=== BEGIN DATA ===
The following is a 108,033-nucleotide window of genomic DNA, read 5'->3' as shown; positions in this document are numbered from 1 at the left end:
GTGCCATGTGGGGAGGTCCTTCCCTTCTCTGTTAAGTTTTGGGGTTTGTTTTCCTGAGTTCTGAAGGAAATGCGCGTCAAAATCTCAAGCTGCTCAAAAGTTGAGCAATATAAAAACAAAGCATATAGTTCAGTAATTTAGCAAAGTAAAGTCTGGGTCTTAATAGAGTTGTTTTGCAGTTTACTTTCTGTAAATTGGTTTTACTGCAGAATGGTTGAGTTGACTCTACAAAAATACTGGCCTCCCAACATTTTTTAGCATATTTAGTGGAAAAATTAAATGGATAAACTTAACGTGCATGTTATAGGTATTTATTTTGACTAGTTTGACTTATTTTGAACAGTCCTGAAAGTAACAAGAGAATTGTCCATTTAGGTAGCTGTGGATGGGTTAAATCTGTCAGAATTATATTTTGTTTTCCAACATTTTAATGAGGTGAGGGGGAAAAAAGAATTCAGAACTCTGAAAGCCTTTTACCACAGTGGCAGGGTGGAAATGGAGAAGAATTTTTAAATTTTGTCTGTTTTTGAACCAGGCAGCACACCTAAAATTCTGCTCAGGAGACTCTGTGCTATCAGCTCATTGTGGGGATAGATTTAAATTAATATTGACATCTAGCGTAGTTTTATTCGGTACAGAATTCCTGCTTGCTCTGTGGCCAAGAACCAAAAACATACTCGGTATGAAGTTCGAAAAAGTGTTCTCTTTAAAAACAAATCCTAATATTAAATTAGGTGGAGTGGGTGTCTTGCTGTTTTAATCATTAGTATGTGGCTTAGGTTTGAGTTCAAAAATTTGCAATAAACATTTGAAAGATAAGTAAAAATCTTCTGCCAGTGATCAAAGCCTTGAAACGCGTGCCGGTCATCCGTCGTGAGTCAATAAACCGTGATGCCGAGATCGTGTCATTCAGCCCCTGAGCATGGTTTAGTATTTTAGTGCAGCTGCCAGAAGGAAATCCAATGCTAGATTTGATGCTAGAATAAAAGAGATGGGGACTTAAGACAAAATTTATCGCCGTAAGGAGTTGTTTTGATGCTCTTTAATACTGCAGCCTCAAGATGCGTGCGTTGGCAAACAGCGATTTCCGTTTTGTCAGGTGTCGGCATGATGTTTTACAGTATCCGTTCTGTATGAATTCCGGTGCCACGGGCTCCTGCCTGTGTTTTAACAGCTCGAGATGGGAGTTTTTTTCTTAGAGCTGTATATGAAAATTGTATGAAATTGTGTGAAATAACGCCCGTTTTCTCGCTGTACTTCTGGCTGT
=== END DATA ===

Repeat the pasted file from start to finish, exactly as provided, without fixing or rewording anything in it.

The following is a 108,033-nucleotide window of genomic DNA, read 5'->3' as shown; positions in this document are numbered from 1 at the left end:
GTGCCATGTGGGGAGGTCCTTCCCTTCTCTGTTAAGTTTTGGGGTTTGTTTTCCTGAGTTCTGAAGGAAATGCGCGTCAAAATCTCAAGCTGCTCAAAAGTTGAGCAATATAAAAACAAAGCATATAGTTCAGTAATTTAGCAAAGTAAAGTCTGGGTCTTAATAGAGTTGTTTTGCAGTTTACTTTCTGTAAATTGGTTTTACTGCAGAATGGTTGAGTTGACTCTACAAAAATACTGGCCTCCCAACATTTTTTAGCATATTTAGTGGAAAAATTAAATGGATAAACTTAACGTGCATGTTATAGGTATTTATTTTGACTAGTTTGACTTATTTTGAACAGTCCTGAAAGTAACAAGAGAATTGTCCATTTAGGTAGCTGTGGATGGGTTAAATCTGTCAGAATTATATTTTGTTTTCCAACATTTTAATGAGGTGAGGGGGAAAAAAGAATTCAGAACTCTGAAAGCCTTTTACCACAGTGGCAGGGTGGAAATGGAGAAGAATTTTTAAATTTTGTCTGTTTTTGAACCAGGCAGCACACCTAAAATTCTGCTCAGGAGACTCTGTGCTATCAGCTCATTGTGGGGATAGATTTAAATTAATATTGACATCTAGCGTAGTTTTATTCGGTACAGAATTCCTGCTTGCTCTGTGGCCAAGAACCAAAAACATACTCGGTATGAAGTTCGAAAAAGTGTTCTCTTTAAAAACAAATCCTAATATTAAATTAGGTGGAGTGGGTGTCTTGCTGTTTTAATCATTAGTATGTGGCTTAGGTTTGAGTTCAAAAATTTGCAATAAACATTTGAAAGATAAGTAAAAATCTTCTGCCAGTGATCAAAGCCTTGAAACGCGTGCCGGTCATCCGTCGTGAGTCAATAAACCGTGATGCCGAGATCGTGTCATTCAGCCCCTGAGCATGGTTTAGTATTTTAGTGCAGCTGCCAGAAGGAAATCCAATGCTAGATTTGATGCTAGAATAAAAGAGATGGGGACTTAAGACAAAATTTATCGCCGTAAGGAGTTGTTTTGATGCTCTTTAATACTGCAGCCTCAAGATGCGTGCGTTGGCAAACAGCGATTTCCGTTTTGTCAGGTGTCGGCATGATGTTTTACAGTATCCGTTCTGTATGAATTCCGGTGCCACGGGCTCCTGCCTGTGTTTTAACAGCTCGAGATGGGAGTTTTTTTCTTAGAGCTGTATATGAAAATTGTATGAAATTGTGTGAAATAACGCCCGTTTTCTCGCTGTACTTCTGGCTGT